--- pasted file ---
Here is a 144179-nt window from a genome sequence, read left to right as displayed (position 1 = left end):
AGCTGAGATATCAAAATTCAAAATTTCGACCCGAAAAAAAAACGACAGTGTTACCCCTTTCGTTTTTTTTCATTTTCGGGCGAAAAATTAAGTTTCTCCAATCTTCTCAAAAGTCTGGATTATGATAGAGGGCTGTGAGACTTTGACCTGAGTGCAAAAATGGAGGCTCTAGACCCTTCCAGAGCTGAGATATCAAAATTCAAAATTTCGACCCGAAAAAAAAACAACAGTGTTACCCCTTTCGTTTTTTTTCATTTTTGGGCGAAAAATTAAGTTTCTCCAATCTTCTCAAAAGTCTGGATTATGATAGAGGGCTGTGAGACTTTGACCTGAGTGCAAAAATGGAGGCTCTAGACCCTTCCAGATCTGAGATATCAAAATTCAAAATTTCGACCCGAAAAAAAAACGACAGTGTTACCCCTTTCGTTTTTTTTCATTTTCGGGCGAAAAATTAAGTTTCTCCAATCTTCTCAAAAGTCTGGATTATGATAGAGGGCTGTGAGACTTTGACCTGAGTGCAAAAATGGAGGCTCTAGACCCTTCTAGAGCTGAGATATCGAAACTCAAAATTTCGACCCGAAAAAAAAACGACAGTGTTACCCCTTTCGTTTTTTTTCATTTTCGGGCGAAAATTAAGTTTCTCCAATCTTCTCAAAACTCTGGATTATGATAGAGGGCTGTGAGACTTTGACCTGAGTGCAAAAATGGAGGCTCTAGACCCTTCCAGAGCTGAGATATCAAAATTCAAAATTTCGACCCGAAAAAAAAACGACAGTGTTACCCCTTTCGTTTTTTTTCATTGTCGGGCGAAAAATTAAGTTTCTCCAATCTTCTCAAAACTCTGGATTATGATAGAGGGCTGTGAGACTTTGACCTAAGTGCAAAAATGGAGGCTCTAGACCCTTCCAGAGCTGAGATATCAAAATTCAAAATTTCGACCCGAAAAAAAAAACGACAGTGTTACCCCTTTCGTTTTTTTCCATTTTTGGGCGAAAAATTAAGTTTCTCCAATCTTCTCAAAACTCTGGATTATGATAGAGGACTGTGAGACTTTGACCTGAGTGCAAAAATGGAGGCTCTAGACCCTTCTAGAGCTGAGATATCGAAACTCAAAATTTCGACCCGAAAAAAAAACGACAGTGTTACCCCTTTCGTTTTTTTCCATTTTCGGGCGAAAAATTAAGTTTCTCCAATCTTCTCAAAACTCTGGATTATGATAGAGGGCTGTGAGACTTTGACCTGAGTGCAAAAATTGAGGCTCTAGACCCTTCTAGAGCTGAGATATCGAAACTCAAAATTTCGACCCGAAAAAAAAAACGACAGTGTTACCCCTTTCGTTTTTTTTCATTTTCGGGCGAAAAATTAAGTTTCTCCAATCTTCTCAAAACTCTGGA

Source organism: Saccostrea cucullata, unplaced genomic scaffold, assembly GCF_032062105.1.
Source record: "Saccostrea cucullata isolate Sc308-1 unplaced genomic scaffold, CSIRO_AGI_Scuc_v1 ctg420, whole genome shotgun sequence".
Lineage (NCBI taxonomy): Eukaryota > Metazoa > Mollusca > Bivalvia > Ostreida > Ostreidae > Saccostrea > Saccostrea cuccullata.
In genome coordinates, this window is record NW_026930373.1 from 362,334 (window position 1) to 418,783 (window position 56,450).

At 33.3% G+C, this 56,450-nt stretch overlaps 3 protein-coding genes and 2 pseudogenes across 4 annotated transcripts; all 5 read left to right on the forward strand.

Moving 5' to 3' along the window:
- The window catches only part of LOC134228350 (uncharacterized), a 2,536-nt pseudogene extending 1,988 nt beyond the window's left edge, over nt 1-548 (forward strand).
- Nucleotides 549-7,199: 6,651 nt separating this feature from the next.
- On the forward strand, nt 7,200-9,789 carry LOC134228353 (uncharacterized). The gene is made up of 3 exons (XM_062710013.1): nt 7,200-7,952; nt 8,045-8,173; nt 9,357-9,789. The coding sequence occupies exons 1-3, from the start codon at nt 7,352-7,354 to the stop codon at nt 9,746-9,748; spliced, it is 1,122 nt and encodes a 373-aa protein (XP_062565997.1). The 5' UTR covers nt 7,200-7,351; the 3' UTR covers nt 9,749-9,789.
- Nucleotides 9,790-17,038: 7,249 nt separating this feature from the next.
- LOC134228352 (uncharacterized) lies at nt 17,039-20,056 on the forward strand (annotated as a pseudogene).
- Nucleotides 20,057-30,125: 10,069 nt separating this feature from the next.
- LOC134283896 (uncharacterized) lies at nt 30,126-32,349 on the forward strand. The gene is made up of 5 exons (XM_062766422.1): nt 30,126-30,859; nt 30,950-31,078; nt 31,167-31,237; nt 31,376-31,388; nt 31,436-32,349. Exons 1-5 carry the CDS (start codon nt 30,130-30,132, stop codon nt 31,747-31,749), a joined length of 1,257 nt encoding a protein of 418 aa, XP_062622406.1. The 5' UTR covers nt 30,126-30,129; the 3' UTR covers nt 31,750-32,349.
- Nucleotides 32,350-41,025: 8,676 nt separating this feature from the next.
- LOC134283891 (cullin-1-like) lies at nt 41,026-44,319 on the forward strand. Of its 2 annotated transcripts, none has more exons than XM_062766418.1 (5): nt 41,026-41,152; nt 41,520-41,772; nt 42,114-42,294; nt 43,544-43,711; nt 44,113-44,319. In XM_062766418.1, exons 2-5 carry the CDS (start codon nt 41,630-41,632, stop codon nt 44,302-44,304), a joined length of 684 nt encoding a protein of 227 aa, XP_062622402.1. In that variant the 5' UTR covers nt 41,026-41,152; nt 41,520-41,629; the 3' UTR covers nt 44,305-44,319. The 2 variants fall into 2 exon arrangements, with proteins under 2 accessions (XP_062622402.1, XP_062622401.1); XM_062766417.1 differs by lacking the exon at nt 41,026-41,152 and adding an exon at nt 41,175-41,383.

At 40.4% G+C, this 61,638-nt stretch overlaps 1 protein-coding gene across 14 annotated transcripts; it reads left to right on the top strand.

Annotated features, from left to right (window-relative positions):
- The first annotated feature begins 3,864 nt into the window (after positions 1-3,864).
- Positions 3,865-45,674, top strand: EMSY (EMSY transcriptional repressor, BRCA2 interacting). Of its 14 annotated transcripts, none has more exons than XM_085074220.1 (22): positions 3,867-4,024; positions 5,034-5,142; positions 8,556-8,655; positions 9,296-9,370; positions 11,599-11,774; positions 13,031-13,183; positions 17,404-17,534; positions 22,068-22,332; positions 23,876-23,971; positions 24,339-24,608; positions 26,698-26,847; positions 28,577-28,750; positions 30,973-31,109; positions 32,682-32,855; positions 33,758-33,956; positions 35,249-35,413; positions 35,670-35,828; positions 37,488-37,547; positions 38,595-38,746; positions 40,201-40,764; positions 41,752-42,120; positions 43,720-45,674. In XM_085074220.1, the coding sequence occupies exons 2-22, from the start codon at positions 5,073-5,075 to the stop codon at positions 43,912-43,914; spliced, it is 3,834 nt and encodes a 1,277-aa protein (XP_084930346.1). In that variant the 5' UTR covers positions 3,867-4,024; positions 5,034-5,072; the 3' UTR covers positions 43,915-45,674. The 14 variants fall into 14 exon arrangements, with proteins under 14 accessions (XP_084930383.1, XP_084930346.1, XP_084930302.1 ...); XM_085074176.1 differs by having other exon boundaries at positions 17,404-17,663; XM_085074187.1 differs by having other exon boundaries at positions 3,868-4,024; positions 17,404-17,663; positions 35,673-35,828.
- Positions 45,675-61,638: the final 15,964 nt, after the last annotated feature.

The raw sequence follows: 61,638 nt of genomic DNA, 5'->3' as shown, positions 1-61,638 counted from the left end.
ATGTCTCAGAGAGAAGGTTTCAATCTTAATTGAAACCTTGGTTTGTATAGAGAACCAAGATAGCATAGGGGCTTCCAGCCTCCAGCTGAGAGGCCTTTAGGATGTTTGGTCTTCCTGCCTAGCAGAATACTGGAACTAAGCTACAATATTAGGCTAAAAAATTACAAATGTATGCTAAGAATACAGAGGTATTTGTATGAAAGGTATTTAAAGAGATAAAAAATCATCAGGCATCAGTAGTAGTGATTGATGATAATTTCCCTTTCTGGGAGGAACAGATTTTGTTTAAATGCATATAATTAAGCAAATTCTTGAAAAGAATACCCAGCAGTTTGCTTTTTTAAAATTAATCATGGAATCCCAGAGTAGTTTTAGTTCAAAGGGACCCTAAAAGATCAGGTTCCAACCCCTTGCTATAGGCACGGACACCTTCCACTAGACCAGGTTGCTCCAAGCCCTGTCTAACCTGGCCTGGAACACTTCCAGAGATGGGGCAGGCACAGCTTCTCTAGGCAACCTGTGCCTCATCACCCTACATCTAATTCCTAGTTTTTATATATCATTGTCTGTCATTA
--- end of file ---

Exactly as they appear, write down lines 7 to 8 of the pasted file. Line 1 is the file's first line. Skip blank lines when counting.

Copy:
At 33.3% G+C, this 56,450-nt stretch overlaps 3 protein-coding genes and 2 pseudogenes across 4 annotated transcripts; all 5 read left to right on the forward strand.

Moving 5' to 3' along the window: